August 18, 2011
The Other New Orleans
Photo: Francesca Pedersen. The conventional wisdom about New Orleans these days is for the most part positive: an engaged mayor (with the obligatory “60 Minutes” profile under his belt), rebounding neighborhoods, improving schools, young people flocking in. All of this is true, as far as it goes, but it’s an incomplete accounting. What has gone […]
Photo: Francesca Pedersen.
The conventional wisdom about New Orleans these days is for the most part positive: an engaged mayor (with the obligatory “60 Minutes” profile under his belt), rebounding neighborhoods, improving schools, young people flocking in. All of this is true, as far as it goes, but it’s an incomplete accounting. What has gone largely unreported in the mainstream press is the condition of the neighborhood hit hardest by Hurricane Katrina. Much of the Lower Ninth Ward—despite the heroic efforts of Brad Pitt and Make It Right—remains desolate.
This past weekend I went on a bus tour of the Lower Ninth, sponsored by the local chapter of the AIA and hosted by John Williams, who in addition to his work as executive architect for Make It Right has taken on the role of unofficial master planner for the embattled neighborhood. While there are pockets of hope in the Lower Ninth—the Holy Cross section has seen about half of its residents return—the overall picture is troubling.
“Before Katrina, seventy-two percent of the residents owned their homes,” Williams says. “It was the highest rate of home ownership in the state of Louisiana. It was a dense neighborhood. There were blighted properties, but virtually no empty lots. Eighteen thousand people lived here. Today I’d put that number at thirty-two hundred.” Prior to Katrina, there were eighty businesses on St. Claude Avenue, a main drag running through the neighborhood; there are now five. There were once 72 churches; about 20 survived. There is one school, but it largely serves students from outside the neighborhood. The children of the Lower Ninth live mostly elsewhere: Dallas, Houston, Baton Rouge.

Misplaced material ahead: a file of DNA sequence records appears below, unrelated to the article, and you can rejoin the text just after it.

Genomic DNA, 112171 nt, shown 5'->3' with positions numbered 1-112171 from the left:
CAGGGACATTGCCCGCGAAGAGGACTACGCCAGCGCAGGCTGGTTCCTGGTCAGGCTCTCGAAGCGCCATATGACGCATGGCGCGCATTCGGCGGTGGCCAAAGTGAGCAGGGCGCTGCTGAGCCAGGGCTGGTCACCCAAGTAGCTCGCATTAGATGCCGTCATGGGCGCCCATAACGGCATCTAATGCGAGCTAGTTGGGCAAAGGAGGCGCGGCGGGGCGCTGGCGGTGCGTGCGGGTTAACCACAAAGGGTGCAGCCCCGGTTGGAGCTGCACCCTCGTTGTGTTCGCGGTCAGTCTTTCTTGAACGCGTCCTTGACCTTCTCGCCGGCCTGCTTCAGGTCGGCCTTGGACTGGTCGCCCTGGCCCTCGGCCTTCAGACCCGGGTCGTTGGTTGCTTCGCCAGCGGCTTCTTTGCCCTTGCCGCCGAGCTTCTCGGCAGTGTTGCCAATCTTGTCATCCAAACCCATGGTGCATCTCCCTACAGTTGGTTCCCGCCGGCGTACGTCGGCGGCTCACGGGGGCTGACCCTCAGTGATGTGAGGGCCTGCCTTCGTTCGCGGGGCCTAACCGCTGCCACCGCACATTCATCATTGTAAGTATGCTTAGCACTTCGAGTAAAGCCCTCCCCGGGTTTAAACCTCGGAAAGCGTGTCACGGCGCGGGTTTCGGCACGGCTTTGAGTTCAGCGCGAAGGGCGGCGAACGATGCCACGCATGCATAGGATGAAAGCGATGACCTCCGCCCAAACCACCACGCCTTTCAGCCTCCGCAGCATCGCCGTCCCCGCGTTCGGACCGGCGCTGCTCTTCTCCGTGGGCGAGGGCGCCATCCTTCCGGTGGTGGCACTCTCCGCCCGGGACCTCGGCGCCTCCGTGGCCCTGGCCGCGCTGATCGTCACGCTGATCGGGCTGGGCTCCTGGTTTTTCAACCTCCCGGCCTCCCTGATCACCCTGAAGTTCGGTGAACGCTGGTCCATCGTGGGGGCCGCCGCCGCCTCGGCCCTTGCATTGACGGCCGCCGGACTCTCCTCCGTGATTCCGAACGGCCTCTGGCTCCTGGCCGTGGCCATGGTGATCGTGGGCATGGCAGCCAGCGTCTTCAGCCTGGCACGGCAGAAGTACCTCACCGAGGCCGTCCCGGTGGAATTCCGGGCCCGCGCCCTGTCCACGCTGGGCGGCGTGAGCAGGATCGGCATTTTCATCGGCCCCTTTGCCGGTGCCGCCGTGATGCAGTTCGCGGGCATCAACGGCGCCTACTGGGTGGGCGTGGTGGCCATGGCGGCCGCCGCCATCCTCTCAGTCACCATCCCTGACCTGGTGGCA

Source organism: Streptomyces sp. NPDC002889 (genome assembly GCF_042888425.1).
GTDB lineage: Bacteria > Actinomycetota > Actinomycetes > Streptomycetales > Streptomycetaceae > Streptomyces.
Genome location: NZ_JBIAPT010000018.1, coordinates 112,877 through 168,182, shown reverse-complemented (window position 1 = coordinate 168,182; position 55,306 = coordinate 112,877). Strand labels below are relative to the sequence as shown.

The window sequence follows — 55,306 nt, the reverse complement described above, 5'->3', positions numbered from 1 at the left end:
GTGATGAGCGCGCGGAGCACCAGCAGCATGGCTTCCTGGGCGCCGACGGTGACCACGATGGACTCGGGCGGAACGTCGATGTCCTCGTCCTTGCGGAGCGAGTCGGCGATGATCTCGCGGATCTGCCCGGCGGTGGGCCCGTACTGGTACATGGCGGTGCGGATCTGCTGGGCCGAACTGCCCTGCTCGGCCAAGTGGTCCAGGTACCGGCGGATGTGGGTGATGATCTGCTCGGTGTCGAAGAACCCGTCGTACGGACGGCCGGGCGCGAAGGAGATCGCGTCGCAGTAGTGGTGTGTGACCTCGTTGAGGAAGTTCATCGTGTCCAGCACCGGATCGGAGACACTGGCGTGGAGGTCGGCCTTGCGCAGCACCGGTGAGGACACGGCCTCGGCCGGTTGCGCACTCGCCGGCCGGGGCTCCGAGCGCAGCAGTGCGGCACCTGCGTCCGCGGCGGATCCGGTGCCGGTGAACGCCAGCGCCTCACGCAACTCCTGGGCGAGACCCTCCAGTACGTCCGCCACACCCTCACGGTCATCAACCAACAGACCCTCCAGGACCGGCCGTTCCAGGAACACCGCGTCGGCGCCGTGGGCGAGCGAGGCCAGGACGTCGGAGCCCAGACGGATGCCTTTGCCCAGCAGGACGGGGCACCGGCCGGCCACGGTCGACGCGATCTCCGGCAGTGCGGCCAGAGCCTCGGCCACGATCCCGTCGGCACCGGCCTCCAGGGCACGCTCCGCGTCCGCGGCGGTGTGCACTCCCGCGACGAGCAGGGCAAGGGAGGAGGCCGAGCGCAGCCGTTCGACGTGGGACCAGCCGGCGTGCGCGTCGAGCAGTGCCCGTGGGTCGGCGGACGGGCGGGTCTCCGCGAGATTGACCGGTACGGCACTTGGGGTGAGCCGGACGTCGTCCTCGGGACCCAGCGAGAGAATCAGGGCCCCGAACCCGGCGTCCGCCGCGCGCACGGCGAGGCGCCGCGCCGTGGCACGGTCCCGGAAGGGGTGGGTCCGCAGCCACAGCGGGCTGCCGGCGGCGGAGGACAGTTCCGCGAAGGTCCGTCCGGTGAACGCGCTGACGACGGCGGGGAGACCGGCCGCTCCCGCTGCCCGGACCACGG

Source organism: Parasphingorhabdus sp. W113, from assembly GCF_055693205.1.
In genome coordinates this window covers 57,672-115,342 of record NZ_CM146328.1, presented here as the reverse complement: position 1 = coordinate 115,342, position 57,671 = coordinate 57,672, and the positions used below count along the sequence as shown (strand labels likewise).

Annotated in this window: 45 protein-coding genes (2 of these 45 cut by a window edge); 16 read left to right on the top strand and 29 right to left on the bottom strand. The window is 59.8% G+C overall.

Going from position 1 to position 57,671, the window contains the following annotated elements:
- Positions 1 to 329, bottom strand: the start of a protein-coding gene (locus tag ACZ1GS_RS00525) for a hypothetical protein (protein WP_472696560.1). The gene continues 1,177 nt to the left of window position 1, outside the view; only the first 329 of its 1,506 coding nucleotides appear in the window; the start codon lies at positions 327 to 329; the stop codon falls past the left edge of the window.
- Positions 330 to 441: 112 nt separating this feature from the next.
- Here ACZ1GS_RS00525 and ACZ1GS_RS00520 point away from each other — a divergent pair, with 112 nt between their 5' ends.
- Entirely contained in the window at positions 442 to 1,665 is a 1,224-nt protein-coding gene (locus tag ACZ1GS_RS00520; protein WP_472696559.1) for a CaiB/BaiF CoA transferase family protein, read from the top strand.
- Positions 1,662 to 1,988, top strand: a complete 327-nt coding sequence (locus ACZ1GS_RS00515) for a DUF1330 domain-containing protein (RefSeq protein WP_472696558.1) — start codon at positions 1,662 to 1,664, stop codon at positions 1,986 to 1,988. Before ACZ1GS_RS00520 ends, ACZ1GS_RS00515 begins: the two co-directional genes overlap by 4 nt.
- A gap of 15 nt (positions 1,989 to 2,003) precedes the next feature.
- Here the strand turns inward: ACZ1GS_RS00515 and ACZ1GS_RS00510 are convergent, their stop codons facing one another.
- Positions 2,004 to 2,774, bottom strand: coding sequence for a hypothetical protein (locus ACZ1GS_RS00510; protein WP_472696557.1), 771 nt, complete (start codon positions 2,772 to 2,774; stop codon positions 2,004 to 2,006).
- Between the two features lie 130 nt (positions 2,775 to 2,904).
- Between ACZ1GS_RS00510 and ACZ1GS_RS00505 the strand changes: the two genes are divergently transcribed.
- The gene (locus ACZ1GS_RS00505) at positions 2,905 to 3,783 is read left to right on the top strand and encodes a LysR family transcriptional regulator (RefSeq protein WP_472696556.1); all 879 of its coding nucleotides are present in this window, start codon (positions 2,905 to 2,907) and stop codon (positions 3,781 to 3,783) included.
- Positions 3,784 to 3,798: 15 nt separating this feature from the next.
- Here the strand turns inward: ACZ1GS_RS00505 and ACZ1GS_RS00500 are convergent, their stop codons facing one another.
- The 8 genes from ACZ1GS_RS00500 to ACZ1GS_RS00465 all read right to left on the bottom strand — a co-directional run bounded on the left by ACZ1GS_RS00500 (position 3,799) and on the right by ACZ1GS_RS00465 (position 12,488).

For the past couple of years Williams has been fighting to get a school in the Lower Ninth. But it’s been a kind of chicken and egg game: the neighborhood asks for a school; the city says they don’t have the kids to support it (which is true); and the community responds, we would if they had a school to go to. According to Williams, Mayor Mitch Landrieu and his sister, Senator Mary Landrieu, have expressed support for a high school in the Lower Ninth. To her credit, the senator appears to be showing an interest in the neighborhood, conducting regular meetings with community activists there.
Photo: Francesca Pedersen
The bright spot here in the Lower Ninth is Make It Right. Despite all the difficulties—complicated finances, bureaucracy, and the typical delays that plague all construction projects—the organization has built 74 LEED Platinum homes. “The most in the country,” Williams boasts. Ten additional houses are under construction. Make It Right expects to complete all 150 (the original goal) by 2014.
Photo: Alex Pedersen
The challenge now is to build these houses—many of them conceived as “Architecture,” with a capital A—to LEED Platinum standards at an affordable price (something around $150 a square foot). Williams’ job as project architect involves modifying these schemes in an effort to satisfy both requirements—and it’s something of a thankless role. “Some of the architects don’t like what we’re doing,” he concedes. “But others, like Kiernan Timberlake, say, ‘Strip it down, this is about social justice.’”
Almost everything in the Lower Ninth revolves around social justice—or the lack of it. There are active community groups here, fighting to hold onto what’s left of their neighborhood but it’s a nearly impossible challenge. There just aren’t enough of them to create a cohesive political force. Make It Right, for all of its success, sits in one of the more desolate stretches of the neighborhood. To achieve its ultimate goal, it would need to be about ten times as large. I talked to a couple of life long residents and both said, ruefully, change is coming. “I saw a young white woman pushing a baby carriage,” one said. “And I’m pretty sure she wasn’t lost.”